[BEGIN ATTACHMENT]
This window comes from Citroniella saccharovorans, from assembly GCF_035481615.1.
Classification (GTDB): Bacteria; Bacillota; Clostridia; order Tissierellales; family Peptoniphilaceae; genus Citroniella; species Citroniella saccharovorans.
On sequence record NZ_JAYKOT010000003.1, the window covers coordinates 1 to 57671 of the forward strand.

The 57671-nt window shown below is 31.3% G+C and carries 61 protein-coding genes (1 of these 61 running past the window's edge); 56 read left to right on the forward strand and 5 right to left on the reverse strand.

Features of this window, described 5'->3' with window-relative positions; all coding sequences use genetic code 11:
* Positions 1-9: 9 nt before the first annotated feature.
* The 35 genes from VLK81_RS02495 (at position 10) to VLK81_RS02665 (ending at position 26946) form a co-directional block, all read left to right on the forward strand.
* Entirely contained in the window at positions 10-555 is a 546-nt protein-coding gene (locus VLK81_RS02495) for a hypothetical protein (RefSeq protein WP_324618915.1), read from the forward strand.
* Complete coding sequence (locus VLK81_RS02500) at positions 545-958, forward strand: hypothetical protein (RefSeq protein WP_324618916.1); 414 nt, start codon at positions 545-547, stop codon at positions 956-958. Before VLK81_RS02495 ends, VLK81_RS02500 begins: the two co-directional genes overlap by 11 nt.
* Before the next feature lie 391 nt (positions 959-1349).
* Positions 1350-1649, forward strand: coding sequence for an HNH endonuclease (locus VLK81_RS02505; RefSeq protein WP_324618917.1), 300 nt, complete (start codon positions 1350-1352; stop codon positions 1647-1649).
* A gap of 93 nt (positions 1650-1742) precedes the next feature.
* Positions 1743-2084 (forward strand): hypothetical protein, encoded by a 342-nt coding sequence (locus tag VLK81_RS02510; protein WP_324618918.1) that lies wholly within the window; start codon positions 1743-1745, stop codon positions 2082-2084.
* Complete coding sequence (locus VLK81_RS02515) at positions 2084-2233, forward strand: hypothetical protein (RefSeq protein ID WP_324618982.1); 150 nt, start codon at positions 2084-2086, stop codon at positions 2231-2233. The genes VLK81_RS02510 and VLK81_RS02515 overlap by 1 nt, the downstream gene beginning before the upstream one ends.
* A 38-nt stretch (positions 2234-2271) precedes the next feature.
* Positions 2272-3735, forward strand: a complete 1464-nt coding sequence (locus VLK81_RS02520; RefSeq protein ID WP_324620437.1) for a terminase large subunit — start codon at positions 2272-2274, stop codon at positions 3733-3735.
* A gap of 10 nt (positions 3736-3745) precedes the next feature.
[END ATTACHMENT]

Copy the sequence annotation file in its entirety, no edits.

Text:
This window comes from Citroniella saccharovorans, from assembly GCF_035481615.1.
Classification (GTDB): Bacteria; Bacillota; Clostridia; order Tissierellales; family Peptoniphilaceae; genus Citroniella; species Citroniella saccharovorans.
On sequence record NZ_JAYKOT010000003.1, the window covers coordinates 1 to 57671 of the forward strand.

The 57671-nt window shown below is 31.3% G+C and carries 61 protein-coding genes (1 of these 61 running past the window's edge); 56 read left to right on the forward strand and 5 right to left on the reverse strand.

Features of this window, described 5'->3' with window-relative positions; all coding sequences use genetic code 11:
* Positions 1-9: 9 nt before the first annotated feature.
* The 35 genes from VLK81_RS02495 (at position 10) to VLK81_RS02665 (ending at position 26946) form a co-directional block, all read left to right on the forward strand.
* Entirely contained in the window at positions 10-555 is a 546-nt protein-coding gene (locus VLK81_RS02495) for a hypothetical protein (RefSeq protein WP_324618915.1), read from the forward strand.
* Complete coding sequence (locus VLK81_RS02500) at positions 545-958, forward strand: hypothetical protein (RefSeq protein WP_324618916.1); 414 nt, start codon at positions 545-547, stop codon at positions 956-958. Before VLK81_RS02495 ends, VLK81_RS02500 begins: the two co-directional genes overlap by 11 nt.
* Before the next feature lie 391 nt (positions 959-1349).
* Positions 1350-1649, forward strand: coding sequence for an HNH endonuclease (locus VLK81_RS02505; RefSeq protein WP_324618917.1), 300 nt, complete (start codon positions 1350-1352; stop codon positions 1647-1649).
* A gap of 93 nt (positions 1650-1742) precedes the next feature.
* Positions 1743-2084 (forward strand): hypothetical protein, encoded by a 342-nt coding sequence (locus tag VLK81_RS02510; protein WP_324618918.1) that lies wholly within the window; start codon positions 1743-1745, stop codon positions 2082-2084.
* Complete coding sequence (locus VLK81_RS02515) at positions 2084-2233, forward strand: hypothetical protein (RefSeq protein ID WP_324618982.1); 150 nt, start codon at positions 2084-2086, stop codon at positions 2231-2233. The genes VLK81_RS02510 and VLK81_RS02515 overlap by 1 nt, the downstream gene beginning before the upstream one ends.
* A 38-nt stretch (positions 2234-2271) precedes the next feature.
* Positions 2272-3735, forward strand: a complete 1464-nt coding sequence (locus VLK81_RS02520; RefSeq protein ID WP_324620437.1) for a terminase large subunit — start codon at positions 2272-2274, stop codon at positions 3733-3735.
* A gap of 10 nt (positions 3736-3745) precedes the next feature.